The Oklahoma Eagle
EDITOR’S NOTE: The Oklahoma Eagle is profiling some of Tulsa’s best known “Black Caterers” in a three-part series. They each credited the help they received from a program through Mother Road Market, Oklahoma’s first food hall. This week, Chef Jeremy Johnson has come a long way since he left an unfulfilling construction job a decade ago to pursue his dream to make his cooking fun, delicious and meaningful to everyone he gets to serve.
Jeremy Johnson, founder of Kitchen Table Catering Co., created a professional career for himself that is synonymous with his own love language: cooking for others.
“My wife asked me what I wanted to do for my birthday, and I told her I want all my friends to come hang out and let me cook for them,” Johnson said. “I like good food, to tell stories, laugh and make good memories. It brings me joy.”
In fact, the name for his catering company suggests home and conversation around a kitchen table. Johnson recalls a summertime tradition, staying on 93 acres of land an hour north of New Orleans near the swamps where his grandfather hunted and fished. It’s hot, it’s a whole summer, and it’s time to get creative.
“I was there for the summers. My grandma fed us two really good meals a day, and we ate off of the pear trees or had a sandwich during the day time. I had lots of relatives there,” Johnson said. “That is to me the root of Kitchen Table Catering.
“If you think about holidays or family get-togethers, a lot of times food is central. Everyone is (at the table) enjoying a meal and building memories. Food brings people together.”
Not only does Johnson show his love for others through cooking for friends, family and private events, he expresses his language daily as the vice president of culinary services for The Food Bank of Eastern Oklahoma, where he has worked since 2016. This summer, and over the past six years, Johnson has been part of a team that prepares thousands of fresh meals for children within the Tulsa Public Schools (TPS) system and those that attend summer camps. The Food Bank partners with TPS and other agencies, such as Hunger Free Oklahoma to provide 1,000 free hot meals a day and get them out to where they are needed most.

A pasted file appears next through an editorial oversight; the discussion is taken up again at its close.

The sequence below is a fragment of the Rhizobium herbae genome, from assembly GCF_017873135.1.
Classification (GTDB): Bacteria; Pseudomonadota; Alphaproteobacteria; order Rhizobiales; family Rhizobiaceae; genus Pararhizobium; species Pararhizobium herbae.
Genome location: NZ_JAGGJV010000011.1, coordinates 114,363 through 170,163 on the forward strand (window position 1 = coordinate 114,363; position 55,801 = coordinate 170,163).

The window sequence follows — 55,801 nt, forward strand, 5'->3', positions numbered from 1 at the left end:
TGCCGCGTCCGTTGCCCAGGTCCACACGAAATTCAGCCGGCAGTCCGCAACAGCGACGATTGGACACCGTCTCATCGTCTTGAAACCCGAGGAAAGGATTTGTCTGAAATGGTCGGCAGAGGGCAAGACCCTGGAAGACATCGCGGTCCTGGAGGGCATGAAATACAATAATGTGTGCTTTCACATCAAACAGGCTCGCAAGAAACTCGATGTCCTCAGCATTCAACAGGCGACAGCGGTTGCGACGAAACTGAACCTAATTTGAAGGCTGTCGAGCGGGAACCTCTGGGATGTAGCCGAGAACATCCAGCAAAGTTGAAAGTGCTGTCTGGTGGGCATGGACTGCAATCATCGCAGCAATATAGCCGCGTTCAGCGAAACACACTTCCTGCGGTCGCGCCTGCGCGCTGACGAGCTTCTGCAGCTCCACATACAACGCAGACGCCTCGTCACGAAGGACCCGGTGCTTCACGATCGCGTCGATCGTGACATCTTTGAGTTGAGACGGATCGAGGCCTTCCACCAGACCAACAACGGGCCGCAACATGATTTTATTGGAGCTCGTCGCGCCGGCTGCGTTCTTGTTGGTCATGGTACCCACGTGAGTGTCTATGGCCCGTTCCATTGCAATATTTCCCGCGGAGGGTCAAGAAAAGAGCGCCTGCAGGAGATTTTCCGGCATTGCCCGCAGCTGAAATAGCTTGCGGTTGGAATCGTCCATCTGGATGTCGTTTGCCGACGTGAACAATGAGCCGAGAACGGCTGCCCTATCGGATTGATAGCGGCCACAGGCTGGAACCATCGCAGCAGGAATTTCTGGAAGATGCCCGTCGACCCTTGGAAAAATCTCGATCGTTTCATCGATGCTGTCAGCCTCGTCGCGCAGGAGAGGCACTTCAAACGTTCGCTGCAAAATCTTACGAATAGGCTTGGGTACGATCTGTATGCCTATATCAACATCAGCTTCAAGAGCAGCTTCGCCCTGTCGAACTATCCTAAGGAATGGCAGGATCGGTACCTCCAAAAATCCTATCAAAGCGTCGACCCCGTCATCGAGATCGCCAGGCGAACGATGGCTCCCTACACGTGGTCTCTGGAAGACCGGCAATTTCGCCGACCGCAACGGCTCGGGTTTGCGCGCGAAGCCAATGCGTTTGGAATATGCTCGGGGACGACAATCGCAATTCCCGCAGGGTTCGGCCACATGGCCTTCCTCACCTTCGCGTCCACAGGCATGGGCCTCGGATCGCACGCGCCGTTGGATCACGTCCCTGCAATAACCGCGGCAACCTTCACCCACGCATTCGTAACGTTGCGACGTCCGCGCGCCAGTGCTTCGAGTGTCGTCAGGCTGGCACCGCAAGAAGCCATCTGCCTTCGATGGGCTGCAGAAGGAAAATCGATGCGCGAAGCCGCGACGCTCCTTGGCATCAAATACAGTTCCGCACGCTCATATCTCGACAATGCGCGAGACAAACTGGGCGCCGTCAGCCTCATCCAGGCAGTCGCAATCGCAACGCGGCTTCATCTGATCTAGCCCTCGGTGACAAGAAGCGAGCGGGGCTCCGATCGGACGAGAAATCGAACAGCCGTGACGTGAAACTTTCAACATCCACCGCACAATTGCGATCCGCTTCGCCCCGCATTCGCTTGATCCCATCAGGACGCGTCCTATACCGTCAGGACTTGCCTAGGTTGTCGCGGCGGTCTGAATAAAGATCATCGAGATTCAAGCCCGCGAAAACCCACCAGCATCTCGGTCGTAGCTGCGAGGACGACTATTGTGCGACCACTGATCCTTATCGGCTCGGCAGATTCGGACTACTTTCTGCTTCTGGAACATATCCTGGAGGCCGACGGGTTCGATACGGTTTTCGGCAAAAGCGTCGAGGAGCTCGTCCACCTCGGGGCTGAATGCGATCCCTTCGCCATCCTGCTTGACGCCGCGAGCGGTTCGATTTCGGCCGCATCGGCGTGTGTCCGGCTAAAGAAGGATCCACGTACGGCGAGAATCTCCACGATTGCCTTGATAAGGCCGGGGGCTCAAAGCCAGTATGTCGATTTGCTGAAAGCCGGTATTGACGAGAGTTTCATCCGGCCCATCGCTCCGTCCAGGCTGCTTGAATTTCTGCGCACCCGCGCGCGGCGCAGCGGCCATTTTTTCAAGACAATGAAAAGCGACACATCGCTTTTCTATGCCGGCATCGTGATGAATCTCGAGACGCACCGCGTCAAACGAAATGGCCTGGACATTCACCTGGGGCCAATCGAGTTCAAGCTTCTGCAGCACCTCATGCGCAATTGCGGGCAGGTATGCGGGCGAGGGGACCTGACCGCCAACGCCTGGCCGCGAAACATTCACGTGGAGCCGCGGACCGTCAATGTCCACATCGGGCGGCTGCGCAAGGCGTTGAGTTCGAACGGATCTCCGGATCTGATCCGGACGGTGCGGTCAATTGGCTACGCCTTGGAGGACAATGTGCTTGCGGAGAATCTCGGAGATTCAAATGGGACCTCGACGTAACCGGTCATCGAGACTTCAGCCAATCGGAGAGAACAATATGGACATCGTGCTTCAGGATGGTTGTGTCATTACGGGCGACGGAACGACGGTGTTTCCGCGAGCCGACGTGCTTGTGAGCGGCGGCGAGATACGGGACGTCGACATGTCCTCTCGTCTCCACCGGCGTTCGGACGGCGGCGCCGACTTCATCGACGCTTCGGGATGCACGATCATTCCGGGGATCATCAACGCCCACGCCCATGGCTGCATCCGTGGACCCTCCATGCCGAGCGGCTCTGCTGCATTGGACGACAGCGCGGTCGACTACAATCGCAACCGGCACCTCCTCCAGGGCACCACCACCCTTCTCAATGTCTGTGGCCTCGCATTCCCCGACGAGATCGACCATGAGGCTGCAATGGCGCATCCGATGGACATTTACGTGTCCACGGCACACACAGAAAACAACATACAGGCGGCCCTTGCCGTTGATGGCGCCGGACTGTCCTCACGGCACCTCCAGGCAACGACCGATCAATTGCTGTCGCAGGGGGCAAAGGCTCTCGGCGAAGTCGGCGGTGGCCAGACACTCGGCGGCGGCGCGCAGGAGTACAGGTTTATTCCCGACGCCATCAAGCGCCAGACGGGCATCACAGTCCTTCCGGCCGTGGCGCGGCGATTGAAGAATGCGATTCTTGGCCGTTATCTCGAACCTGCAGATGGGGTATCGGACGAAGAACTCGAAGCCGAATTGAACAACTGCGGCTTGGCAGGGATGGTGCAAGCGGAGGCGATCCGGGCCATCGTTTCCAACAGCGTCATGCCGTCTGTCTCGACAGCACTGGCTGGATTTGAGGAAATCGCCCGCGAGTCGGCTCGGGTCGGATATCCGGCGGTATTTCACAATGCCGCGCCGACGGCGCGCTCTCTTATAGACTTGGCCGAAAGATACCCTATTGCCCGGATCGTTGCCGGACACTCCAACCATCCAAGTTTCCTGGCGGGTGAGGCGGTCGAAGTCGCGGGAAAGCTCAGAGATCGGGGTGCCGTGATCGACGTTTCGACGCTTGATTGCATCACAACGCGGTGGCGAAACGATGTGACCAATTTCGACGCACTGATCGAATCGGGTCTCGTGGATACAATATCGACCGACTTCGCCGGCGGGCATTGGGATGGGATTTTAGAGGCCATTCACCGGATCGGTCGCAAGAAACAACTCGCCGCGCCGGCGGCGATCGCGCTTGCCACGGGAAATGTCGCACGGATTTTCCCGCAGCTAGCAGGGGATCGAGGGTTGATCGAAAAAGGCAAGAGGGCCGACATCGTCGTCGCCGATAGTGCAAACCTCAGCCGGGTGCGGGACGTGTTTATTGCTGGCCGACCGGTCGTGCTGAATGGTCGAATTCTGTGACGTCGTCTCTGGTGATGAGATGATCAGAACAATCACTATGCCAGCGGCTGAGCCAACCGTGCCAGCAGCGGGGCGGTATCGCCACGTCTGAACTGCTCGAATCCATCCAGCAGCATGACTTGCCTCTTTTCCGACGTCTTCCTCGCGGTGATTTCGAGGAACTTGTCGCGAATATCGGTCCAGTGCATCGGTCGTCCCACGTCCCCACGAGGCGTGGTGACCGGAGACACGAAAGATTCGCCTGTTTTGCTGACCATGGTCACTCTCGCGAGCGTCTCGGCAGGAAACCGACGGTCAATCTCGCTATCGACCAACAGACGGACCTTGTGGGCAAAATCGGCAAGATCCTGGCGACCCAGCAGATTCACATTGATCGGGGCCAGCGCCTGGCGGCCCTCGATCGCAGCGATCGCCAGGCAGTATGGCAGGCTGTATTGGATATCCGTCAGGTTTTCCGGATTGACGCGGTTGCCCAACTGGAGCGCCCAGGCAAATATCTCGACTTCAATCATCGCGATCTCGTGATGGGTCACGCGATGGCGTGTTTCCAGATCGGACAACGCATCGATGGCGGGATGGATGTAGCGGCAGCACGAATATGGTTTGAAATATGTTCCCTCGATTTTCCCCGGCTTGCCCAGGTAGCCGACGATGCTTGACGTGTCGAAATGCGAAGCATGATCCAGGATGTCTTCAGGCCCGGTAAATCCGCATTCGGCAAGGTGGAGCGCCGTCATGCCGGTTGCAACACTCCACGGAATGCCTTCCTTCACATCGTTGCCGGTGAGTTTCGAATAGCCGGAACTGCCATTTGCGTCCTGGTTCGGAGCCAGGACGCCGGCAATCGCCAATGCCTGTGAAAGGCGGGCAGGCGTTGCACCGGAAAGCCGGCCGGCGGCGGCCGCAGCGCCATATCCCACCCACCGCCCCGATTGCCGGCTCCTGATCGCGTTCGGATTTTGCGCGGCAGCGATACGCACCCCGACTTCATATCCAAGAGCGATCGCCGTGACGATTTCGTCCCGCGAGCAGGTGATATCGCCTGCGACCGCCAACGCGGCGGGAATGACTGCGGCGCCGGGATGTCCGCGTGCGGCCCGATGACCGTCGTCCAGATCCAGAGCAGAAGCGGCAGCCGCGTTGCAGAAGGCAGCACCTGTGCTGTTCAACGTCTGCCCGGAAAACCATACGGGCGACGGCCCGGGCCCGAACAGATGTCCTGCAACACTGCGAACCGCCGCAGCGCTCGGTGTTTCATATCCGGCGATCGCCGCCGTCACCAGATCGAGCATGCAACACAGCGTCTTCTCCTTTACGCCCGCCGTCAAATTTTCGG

When Johnson graduated from Booker T. Washington High School in 2007, he was planning to attend culinary school. He got his first chance to cook professionally for spectators at ONEOK Field – home of the Tulsa Drillers’ baseball team – where he was limited in cuisine. But he said it was there that he learned the basics of mass production, working for multiple kitchens at one venue.
He left Tulsa to attend the Art Institute of Atlanta to attend school but moved back in 2009 for family reasons.
He didn’t go to work in a kitchen right away and instead worked construction. In the summer of 2012, when temperatures were into the 120s, he decided if he was going to be hot, he’d just go work in a kitchen. He was hired by Oklahoma Joe’s Bar-B-CUE in Broken Arrow.
That led to a position to launch the mobile eatery program for the Regional Food Bank of Oklahoma in 2013 that he operated for five years.
Johnson didn’t finish culinary school, but also said it wasn’t truly necessary to do what he wanted to do.
“Tulsa’s culinary community is very tight-knit,” he said. “I have been fortunate to have many guide me through my career.”
Johnson just began working with Kitchen 66 at the Mother Road Market, where he has access to kitchens for his own catering business. That was a prime reason for continued success of his own business during the pandemic.
“I didn’t come through the program originally, but I am here now,” he said, adding that during the COVID-19 lockdown the kitchen he had available closed down and is still restricted, so he was able to move his operations to the Mother Road Market.
“Kitchen 66 and working with Tiffany Tisdale Braxton, Dr. Kustom and Curds & Whey, helped me grow so much this last year,” he said.
“The Food Bank kept me afloat personally. And I am fortunate to have great business partners in Platinum Event Services’ staffing. One of their biggest clients was Andoloni’s (Pizza) so I worked with them, and I consulted on events.”
Johnson doesn’t claim one specialty, but loves to cook anything that “touches the Gulf of Mexico,” and he is influenced by Southern cooking via his family in Texas, the Atlanta culinary school, New Orleans and his wife of Latin American descent, who also loves Italian cuisine.
“I’m making oxtail Bolognese with homemade pasta and sauce right now for my wife,” he said. “She’s going vegan tomorrow, and she wants to go out big.”
As far as the future, Johnson is looking forward to the completed construction of a new 14,000-square-foot kitchen at the Food Bank, while also working with partners to roll out several new concepts.